Subject(s)
COVID-19 , Students, Medical , Humans , Professionalism , Pandemics , Students, Medical/psychology , COVID-19/epidemiology , Qualitative Research
10.
Med Educ Online ; 28(1): 2207249, 2023 Dec.
Article in English | MEDLINE | ID: covidwho-2305837

ABSTRACT

INTRODUCTION: The COVID-19 pandemic diminished opportunities for medical students to gain clinical confidence and the ability to contribute to patient care. Our study sought out to understand the value of telephone outreach to schedule COVID-19 vaccines on medical student education. MATERIALS AND METHODS: Forty students engaged in telephone outreach targeting patients aged 65+ without active patient portals to schedule COVID-19 vaccines. Data consisted of a single administration retrospective pre/post survey inquiring about what students learned, expectations, other health-care processes that would benefit from outreach, and interest in a population health elective. Likert items were analyzed and open response analysis involved inductive coding and generation of thematic summaries by condensing codes into broader themes. Demographic data of patients called and subsequently received the vaccine were also collected. RESULTS: There were 33 survery respondents. There was a statistically significant increase in net comfortability for pre-clerkship students for documenting in Epic, providing telehealth care, counseling on common health-care myths, having challenging conversations, cold-calling patients, and developing an initial trusting relationship with patients. The majority called and who received the vaccine were non-Hispanic Black, within the high SVI category, and had Medicare and/or Medicaid. Qualitative data showed that students emphasized communication, the role of trusted messengers, the need to be open minded, and meeting patients where they are. DISCUSSION: Engaging students in telephone outreach early in the COVID-19 pandemic provided students the opportunity to develop their skills as physicians-in-training, contribute to combating the ongoing pandemic, and add value to the primary care team. This experience allowed students to practice patience, empathy, and vulnerability to understand why patients had not received the COVID-19 vaccine; this was an invaluable experience that helped students develop the skills to become empathetic and caring physicians, and supports the continued role of telehealth in future medical school curriculum.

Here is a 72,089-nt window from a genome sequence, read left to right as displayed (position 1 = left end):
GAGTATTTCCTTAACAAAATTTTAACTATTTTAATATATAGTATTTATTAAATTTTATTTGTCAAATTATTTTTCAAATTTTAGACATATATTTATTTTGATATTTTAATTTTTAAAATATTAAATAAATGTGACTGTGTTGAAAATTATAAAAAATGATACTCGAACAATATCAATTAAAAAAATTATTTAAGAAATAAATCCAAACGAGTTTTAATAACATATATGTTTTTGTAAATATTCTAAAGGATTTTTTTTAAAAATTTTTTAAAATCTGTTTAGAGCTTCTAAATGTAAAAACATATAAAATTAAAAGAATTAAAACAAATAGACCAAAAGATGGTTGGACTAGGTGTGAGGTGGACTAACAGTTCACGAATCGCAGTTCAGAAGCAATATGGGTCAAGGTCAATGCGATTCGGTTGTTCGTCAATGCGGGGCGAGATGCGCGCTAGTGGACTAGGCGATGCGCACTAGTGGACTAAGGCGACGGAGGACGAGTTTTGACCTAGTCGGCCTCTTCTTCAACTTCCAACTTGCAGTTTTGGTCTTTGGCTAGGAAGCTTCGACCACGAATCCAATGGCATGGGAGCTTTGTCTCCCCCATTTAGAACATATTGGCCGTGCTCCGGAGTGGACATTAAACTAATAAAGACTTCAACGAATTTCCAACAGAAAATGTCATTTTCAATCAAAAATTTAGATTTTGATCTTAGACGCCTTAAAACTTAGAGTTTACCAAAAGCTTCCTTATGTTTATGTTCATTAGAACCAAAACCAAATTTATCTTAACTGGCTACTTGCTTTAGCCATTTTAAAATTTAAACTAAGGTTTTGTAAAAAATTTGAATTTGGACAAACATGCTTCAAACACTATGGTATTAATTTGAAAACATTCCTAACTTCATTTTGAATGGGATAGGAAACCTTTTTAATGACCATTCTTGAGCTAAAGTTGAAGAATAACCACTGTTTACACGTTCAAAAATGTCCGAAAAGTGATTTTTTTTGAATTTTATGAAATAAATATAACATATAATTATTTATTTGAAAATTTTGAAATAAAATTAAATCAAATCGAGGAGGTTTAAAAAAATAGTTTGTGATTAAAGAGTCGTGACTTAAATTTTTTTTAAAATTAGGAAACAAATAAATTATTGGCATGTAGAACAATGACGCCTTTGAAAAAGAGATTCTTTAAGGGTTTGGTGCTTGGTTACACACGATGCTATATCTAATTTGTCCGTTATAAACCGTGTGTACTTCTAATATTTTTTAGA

Subject(s)
COVID-19 , Education, Medical, Undergraduate , Students, Medical , Aged , United States , Humans , Students, Medical/psychology , COVID-19 Vaccines , COVID-19/epidemiology , COVID-19/prevention & control , Pandemics/prevention & control , Retrospective Studies , Medicare , Curriculum , Telephone , Vaccination
11.
Indian J Public Health ; 67(1): 35-40, 2023.
Article in English | MEDLINE | ID: covidwho-2293353

ABSTRACT